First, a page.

They were too poor to hire much help. So on top of all of her household duties, she conducted day school for her youngsters, instructing them in the Christian faith alongside of their academics.
In addition to their home schooling, each child had chores to perform, Scriptures to memorize, and character issues to address.
And to make sure that all of this formational work was proceeding as desired, each child had a scheduled, personal audience with their mother, Susanna, every week, for one-on-one attention, correction and encouragement.
Sometimes I am tempted to complain that my life is too busy and hectic and frantic.
But compared to a life like that of Susanna Wesley, my life is a walk in the park!
Of course, her life was much like that of countless other women in her era.
The reason we know about her particular story at all is that two of her sons, John and Charles Wesley, went on to launch Methodism, which is a global movement of churches which continues to grow even today.
Susanna is sometimes called “the Mother of Methodism” since the carefully structured and ordered life which she developed in her household is reflected in the discipline and order of the Methodist system developed by her sons.
In contrast to the Church of England in that time, in which religious duties generally fell to clerics and spiritual oversight was often rather lax, Methodism emphasized small household groups in which every member was accountable for Bible study, mutual correction and encouragement, and productive service in society. Which sounds quite a bit like the weekly meetings which Susanna held with her children!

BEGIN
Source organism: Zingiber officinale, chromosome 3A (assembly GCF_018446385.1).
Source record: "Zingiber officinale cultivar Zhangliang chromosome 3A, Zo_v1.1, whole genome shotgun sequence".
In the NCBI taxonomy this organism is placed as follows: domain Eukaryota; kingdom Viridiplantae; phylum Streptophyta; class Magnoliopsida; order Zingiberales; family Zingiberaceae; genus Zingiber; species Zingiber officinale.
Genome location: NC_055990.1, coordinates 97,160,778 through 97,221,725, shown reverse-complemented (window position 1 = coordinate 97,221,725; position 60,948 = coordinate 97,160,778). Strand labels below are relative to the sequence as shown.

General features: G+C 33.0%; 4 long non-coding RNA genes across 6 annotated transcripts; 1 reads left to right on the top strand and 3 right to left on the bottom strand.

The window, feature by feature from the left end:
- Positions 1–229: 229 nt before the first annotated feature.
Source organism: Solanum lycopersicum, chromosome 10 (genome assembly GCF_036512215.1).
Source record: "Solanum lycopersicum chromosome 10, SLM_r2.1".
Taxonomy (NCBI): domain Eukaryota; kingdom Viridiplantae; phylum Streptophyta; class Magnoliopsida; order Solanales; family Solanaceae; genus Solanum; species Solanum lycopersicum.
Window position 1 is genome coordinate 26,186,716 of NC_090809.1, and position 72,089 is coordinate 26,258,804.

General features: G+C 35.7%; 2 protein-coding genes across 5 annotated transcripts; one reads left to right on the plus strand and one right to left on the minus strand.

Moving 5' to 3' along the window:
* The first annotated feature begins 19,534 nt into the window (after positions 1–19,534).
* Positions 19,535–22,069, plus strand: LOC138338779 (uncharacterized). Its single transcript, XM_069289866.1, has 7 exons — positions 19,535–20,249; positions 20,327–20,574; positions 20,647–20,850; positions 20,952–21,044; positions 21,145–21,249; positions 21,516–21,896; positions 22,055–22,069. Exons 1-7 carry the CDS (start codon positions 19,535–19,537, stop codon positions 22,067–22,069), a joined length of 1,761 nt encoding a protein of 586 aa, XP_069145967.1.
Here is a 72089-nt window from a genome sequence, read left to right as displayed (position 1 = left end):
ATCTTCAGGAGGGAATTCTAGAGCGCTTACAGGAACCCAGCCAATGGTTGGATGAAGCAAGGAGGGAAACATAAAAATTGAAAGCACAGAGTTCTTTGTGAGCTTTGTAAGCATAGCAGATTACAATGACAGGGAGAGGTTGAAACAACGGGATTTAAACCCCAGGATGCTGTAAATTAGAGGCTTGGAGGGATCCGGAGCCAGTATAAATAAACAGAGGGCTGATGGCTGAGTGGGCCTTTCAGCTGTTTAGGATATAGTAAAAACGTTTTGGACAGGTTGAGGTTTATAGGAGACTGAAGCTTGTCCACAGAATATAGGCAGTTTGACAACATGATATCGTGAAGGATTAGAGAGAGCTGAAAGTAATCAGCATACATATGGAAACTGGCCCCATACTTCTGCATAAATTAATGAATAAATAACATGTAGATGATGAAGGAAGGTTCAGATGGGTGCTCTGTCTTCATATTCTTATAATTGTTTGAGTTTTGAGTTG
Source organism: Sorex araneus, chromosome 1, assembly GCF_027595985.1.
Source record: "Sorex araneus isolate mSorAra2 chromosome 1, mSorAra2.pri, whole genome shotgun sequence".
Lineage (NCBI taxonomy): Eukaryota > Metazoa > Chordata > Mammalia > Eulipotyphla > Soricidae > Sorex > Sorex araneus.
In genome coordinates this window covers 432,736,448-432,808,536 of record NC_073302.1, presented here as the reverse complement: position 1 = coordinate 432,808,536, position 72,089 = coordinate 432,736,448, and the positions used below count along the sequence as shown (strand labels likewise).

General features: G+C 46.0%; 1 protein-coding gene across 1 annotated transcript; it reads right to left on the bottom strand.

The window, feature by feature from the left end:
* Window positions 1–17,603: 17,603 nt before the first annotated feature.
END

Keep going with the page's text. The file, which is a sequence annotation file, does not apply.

Sadly, she only lived long enough to see the very beginning of her son John’s movement.
It is doubtful that she could have ever imagined that her sons, building on many of the life teachings that they learned from her, would go on to serve as spiritual leaders and inspirations for tens of millions of people around the world.
My friends: does it matter what we do in our homes, in the privacy and intimacy of our homes?
I mean, in all honesty, how we speak to one another, how to treat one another, whether or not we make the effort to cherish and honor and nurture and love one another within the home? Whether or not the life we share in our homes enables us to become our best selves, our healthiest and most productive selves?
Really, in this complex world, does any of this even matter?
You bet it does. More than anything else.
How many remarkable lives like those of John and Charles Wesley are made possible because of a strong foundation of nurture and care and love built with deliberate intention within the home?
And how many potential lives that could have given so much to the world are curtailed and sidetracked and stunted because of a lack of love and nurture and care at home?
Jesus prays this high priestly prayer in the seventeenth chapter of John, and we are supposed to be eavesdropping – you might say – on a family discussion about the nurture and care and love which have existed in the household of God from all eternity!